A fen is a peat-forming wetland system with a permanently high water level at or just below its surface. The principal source of nutrients is from surface or groundwater and the substrate is an alkaline to slightly acidic peat soil. The vegetation of fens is diverse and usually dominated by sedges (grass-like plants) and mosses. Fens occur throughout Ireland, most commonly in the west and midlands.
Difference between Fens and Bogs
Fens are less acidic and have relatively higher mineral levels than bogs. Therefore, fens are able to support a more diverse community of plants and animals.
Bogs are not connected to a waterbody such as a stream or lake and instead receive all their water from rain. Bogs are nutrient poor and sphagnum mosses are an essential component of them.
Conservation Status of Fens
Irish fens are primarily threatened by land reclamation, drainage and infilling. According to the Irish Peatland Conservation Council there has been a 77% loss of fen habitat in Ireland. Many fens in Ireland currently have an unfavourable conservation status.
Types of Fens
Three types of fen are listed on the EU Habitats Directive:
- Transition mires and quaking bogs (EU code 7140)
- Calcareous fens with Cladium mariscus (EU code 7210)
- Alkaline fens (EU code 7230)
Areas where dwarf shrubs, such as heathers and bilberry, exceed 25% of the cover are considered as heath. Heath is commonly formed over upland, peaty soils and often occurs in association with blanket bog and upland grassland. Heath can be described as being wet or dry depending on drainage and the depth of peat.
Difference between Heaths and Bogs
Heath can sometimes be confused with blanket bog. There are a couple of distinctions which can help to identify these two habitats from each other. Generally, if the peat is deeper than 0.5 m it is blanket bog. More usefully, sphagnum mosses which are an essential component of blanket bog are often not as common or absent in heath, and the surface of a heathland habitat is relatively drier.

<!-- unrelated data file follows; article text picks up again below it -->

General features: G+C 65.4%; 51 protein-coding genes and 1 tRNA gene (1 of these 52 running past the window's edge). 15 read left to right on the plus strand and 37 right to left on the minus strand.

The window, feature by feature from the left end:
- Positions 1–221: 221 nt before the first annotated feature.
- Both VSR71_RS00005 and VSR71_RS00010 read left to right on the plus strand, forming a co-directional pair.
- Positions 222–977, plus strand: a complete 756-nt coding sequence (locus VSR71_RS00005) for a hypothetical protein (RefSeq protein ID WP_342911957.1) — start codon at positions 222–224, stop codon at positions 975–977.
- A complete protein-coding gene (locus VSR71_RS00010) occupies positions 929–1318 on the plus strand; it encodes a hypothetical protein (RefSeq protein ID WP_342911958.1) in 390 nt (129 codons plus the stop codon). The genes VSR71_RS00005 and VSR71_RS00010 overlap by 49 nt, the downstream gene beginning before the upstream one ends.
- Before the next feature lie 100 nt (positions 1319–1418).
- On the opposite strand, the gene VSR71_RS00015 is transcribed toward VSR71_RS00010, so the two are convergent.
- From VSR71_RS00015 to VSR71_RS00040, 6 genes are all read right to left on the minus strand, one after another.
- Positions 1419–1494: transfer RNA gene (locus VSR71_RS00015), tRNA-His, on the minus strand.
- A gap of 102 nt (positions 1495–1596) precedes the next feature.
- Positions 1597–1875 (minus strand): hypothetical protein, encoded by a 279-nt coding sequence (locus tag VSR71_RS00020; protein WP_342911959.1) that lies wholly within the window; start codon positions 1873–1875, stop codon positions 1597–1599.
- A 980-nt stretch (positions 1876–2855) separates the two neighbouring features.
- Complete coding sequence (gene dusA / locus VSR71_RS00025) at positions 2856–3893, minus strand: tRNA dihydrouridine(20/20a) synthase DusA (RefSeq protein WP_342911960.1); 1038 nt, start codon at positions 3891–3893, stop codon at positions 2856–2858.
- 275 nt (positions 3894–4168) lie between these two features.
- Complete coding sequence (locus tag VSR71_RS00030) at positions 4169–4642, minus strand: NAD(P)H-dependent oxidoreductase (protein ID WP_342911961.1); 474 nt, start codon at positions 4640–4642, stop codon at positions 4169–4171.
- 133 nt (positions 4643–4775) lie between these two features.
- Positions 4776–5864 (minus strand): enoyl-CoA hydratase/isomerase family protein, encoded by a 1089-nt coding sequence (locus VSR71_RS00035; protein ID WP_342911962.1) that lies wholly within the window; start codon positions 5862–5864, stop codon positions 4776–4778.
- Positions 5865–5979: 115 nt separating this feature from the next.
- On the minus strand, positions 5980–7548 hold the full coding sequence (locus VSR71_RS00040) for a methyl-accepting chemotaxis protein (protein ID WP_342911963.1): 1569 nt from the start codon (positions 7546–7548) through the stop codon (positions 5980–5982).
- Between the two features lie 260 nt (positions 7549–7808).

Conservation Status of Heaths
Heaths, which often form parts of commonages, may be used as rough grazing land (typically for sheep), but overgrazing can impact negatively on heaths. Burning may be periodically used across large areas to suppress the dwarf shrubs and encourage grass growth, but uncontrolled and extensive burning is damaging to heathland. Another threat to heath is conversion to intensive agricultural grassland. Many heaths in Ireland currently have an unfavourable conservation status.
Types of Heaths
Three types of heath are listed under the EU Habitats Directive:
- North Atlantic wet heath (EU code 4010)
- European dry heaths – which includes both siliceous and calcareous dry heath (EU code 4030)
- Montane heath (EU code 4060)
For information on heaths within the uplands of Ireland explore ‘Guidelines for a National Survey of Upland Habitats in Ireland’
One of Ireland’s most characteristic habitats is the bog, with one-sixth of the island of Ireland covered by bog. Across the whole of Europe, including Ireland, bogs have been exploited as a source of fuel. With many of Europe’s bogs already destroyed, those that remain in Ireland now have an increased importance. Although most bogs appear similar, there are in fact two very distinct types:
- Blanket Bogs cover expansive areas and are generally formed in flat and gently sloping upland areas.
- Raised Bogs are generally smaller and form within basins in lowland areas.
Conservation Status of Bogs
The main factors that lead to the loss of bog habitat include epeat extraction, afforestation, overgrazing, drainage, burning, erosion and landslides. Many bogs in Ireland currently have an unfavourable conservation status.
Types of Blanket Bogs and Raised Bogs
Four types of bog are listed under the EU Habitats Directive:
- Blanket bog (EU code 7130)
- Depressions on peat substrates of the Rhynchosporion (EU code 7150)
- Active raised bogs (EU code 7110)
- Degraded raised bog (EU code 7120)
Due to the wet quaking nature of raised bog habitat it is generally unsafe for most stock and the habitat is not a priority for conservation grazing.
For information on bog habitats within the uplands of Ireland explore ‘Guidelines for a National Survey of Upland Habitats in Ireland’